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THE PINE trees were white with fog. It was India hot, sweet and humid. Jen had a love relationship with nature — life uncomplicated. The mist spread to the deck. Tonight something didn’t seem right in the air. It was quiet. There were no twittering bluebirds. David was in the basement doing yoga. Their relationship was better when they were in different places. Moving here was meant to be the cure for their relationship. It was Jen’s idea.
It definitely smelled unusual, campfire smoky, but in the lungs. Misty patches blocked the sunset. The darkness was abrupt, it wasn’t normal. In a confused moment of disbelief, she knew it was a fire. Behind the tree line a nuclear cloud of smoke shot up into the sky. Black flecks fell on her head. Panic rose into Jen’s throat.
“Stay calm, Jennifer, get the kids.”
Even the door handle was warm.
“Fire!” No response.
There was more air in the house than outside. Jen breathed deep and screeched down to the basement. “Fire!”
The children came running from the TV room. They knew the serious tone. She was a sergeant general.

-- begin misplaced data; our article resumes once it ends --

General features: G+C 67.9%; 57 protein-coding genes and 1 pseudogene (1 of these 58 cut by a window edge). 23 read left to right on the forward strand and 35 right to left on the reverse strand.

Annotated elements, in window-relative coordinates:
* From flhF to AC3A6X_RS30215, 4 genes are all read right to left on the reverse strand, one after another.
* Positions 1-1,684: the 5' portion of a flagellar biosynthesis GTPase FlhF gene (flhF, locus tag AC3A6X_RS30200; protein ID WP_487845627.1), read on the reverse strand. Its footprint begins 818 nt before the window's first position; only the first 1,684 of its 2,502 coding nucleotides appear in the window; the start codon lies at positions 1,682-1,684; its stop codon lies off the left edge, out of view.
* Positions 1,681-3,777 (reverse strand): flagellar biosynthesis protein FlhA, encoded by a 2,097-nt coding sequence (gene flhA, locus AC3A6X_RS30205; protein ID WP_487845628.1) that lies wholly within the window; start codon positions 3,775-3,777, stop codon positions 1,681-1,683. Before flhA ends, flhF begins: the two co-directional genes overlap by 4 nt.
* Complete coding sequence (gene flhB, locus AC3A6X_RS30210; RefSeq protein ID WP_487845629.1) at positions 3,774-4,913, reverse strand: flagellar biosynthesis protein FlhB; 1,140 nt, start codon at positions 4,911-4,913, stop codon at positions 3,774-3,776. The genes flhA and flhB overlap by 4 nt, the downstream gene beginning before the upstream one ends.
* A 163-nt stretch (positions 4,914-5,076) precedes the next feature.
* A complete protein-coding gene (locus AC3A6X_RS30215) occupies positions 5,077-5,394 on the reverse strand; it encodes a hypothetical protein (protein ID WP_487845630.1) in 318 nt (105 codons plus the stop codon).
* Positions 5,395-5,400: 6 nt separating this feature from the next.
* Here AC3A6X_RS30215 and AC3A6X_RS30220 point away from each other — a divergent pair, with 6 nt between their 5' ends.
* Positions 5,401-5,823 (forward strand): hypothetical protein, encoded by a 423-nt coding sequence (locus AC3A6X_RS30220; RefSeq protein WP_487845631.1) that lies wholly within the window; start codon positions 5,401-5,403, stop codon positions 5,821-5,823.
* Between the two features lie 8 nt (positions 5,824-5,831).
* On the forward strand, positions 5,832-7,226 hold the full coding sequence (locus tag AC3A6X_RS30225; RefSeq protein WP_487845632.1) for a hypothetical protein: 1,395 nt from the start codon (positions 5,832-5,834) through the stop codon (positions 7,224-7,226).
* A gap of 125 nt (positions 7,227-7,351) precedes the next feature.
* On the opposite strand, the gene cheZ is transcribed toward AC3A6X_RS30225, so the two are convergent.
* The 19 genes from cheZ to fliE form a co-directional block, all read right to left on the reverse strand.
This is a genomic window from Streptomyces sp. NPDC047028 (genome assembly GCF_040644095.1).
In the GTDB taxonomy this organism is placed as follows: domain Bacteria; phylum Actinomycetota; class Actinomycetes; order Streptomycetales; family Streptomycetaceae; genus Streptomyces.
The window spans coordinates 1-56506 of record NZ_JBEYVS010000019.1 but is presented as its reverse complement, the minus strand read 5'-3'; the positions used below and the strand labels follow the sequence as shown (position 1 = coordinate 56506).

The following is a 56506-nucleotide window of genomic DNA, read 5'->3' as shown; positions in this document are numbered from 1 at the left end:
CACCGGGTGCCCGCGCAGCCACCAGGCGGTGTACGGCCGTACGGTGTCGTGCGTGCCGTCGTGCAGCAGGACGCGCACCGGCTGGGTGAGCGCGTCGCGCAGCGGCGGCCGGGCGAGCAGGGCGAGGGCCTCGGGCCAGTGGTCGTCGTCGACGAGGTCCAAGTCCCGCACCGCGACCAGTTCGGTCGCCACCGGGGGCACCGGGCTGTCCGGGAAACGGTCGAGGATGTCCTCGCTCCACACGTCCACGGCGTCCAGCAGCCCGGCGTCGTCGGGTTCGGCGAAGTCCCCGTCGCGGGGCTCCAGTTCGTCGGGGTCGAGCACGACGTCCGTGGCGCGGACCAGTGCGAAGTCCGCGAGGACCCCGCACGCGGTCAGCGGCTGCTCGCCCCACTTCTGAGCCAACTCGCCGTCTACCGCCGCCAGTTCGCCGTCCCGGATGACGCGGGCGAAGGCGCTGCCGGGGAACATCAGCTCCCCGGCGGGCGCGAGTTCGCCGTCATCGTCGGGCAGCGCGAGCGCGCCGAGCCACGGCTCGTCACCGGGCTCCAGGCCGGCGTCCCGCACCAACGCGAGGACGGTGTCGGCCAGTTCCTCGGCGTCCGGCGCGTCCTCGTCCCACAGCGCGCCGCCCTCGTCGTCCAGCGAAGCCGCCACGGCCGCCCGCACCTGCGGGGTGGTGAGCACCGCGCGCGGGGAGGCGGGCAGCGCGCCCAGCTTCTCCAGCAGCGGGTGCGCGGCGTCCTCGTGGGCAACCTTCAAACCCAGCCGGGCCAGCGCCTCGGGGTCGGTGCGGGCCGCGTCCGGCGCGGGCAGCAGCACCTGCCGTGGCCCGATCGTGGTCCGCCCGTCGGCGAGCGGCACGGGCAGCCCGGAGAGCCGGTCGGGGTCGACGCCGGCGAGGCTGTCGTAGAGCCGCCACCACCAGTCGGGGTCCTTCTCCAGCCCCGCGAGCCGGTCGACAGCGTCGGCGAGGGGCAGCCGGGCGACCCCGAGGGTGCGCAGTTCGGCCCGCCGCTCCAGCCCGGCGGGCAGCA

“Get in the van and close the doors and windows.” The children ran while Jen grabbed the photo box, the concertina file, and the contents of the safe, the will.
David came up the stairs at a snail’s pace. She was sweaty, wheezing. There had been a disturbance to his bio rhythm. Without a word, his body said it — Jen had interfered, ruining his meditation.
“Jennifer, please use your indoor voice.”
She was crazy angry, “There’s a fire.”
“Where Jen? I don’t see any fire, just mist.” David opened the door to the deck and saw the black flecks. “The Vandermanns are burning again.” They were always burning brush.
Their eyes met.
“It’s a fire David.”
“It’s fog, Jen.”
There were sirens and they could hear voices shouting from the other side of the tree line. “Get the yellow hose.”
The side of the house was in flames. Jen ran to the van. They sat in silence, waiting. Jordan held the photos. Jacob held the concertina file tight against his chest, Jen shoved the will deep into her pocket before flying up the long, stone driveway. Jacob screamed for his daddy. His voice echoed in Jen’s head.
David had gone to check on the chickens.
Half the surrounding woodland was in flames before the Vendermann’s phoned the fire department. They wouldn’t call immediately because they didn’t get a fire permit. It was going to be a whopping fine.
The police and fireman said they were sure glad the family was safe, wrapping them in grey blankets. Jacob was sobbing. “Daddy was checking on the chickens.” The chickens had been Jen’s idea. Ever since she was a child, she dreamed of living a simple country life. “I had to get the kids out; I thought we were all going to die.” Jen had streaks of tears making lines through black smears from the ash.